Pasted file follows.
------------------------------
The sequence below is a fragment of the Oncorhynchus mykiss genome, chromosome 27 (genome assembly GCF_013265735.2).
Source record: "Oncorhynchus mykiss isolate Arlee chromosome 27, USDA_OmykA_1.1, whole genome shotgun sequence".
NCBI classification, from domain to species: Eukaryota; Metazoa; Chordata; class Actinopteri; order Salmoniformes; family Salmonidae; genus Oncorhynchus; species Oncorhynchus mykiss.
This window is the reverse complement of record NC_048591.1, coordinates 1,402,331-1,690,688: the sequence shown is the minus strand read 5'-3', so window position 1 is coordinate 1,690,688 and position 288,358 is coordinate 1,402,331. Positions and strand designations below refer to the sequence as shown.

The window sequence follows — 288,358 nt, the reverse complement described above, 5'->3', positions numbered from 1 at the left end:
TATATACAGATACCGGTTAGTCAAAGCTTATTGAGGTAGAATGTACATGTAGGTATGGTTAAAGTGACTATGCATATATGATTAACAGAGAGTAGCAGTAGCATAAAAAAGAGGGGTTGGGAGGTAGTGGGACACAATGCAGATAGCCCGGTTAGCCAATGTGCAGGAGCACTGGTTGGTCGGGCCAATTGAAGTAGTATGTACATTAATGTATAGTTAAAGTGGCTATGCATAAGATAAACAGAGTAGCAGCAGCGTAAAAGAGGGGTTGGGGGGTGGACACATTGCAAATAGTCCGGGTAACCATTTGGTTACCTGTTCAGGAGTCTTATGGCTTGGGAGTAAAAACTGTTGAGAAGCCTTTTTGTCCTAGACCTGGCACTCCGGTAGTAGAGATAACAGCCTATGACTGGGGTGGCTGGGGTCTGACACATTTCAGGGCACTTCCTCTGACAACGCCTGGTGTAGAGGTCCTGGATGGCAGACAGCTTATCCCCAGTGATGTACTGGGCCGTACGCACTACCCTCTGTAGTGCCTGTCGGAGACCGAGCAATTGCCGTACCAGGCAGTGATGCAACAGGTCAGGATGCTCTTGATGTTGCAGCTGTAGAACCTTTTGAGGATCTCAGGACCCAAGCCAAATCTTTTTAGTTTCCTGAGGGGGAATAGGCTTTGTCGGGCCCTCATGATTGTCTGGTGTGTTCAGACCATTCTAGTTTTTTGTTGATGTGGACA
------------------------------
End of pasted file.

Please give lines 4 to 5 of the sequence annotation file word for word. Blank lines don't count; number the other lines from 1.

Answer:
This window is the reverse complement of record NC_048591.1, coordinates 1,402,331-1,690,688: the sequence shown is the minus strand read 5'-3', so window position 1 is coordinate 1,690,688 and position 288,358 is coordinate 1,402,331. Positions and strand designations below refer to the sequence as shown.

The window sequence follows — 288,358 nt, the reverse complement described above, 5'->3', positions numbered from 1 at the left end: